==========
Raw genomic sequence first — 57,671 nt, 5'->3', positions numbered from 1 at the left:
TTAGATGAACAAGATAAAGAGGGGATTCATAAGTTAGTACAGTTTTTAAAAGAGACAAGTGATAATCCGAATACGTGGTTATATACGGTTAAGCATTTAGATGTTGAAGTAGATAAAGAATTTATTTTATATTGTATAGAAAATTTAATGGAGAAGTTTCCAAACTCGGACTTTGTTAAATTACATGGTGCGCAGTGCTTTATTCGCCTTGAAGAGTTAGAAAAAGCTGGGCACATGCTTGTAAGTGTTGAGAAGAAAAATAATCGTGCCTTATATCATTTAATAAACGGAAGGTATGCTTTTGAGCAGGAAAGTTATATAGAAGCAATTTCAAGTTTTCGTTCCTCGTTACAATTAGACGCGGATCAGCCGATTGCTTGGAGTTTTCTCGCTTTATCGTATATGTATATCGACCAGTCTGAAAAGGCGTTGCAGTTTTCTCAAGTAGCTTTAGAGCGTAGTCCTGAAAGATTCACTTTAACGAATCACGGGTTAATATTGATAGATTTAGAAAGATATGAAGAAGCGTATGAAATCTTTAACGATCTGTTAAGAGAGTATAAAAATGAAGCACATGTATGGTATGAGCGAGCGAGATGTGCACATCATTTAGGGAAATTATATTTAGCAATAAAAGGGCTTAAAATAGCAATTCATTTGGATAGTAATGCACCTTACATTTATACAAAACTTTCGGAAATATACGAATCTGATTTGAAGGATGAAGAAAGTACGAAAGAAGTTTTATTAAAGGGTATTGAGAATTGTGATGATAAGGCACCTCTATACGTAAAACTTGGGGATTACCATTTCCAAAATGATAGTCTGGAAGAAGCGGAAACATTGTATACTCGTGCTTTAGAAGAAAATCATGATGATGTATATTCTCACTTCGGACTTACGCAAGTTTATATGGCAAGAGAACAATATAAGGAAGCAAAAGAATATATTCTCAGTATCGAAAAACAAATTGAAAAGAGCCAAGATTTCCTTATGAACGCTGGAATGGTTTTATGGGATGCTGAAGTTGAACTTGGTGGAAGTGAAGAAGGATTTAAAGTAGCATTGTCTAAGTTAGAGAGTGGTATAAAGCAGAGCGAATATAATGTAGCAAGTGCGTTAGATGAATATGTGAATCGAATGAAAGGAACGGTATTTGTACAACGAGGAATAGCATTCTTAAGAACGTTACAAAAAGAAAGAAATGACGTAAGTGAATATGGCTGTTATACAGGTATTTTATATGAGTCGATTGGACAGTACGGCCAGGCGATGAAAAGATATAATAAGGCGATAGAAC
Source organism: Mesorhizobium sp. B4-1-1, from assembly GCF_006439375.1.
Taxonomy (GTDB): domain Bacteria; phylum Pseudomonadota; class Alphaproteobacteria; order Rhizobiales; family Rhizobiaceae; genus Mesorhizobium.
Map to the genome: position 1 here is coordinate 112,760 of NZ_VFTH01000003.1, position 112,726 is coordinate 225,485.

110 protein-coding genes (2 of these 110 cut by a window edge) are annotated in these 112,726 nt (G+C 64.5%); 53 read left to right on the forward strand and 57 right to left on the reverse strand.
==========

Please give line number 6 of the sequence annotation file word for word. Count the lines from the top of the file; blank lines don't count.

110 protein-coding genes (2 of these 110 cut by a window edge) are annotated in these 112,726 nt (G+C 64.5%); 53 read left to right on the forward strand and 57 right to left on the reverse strand.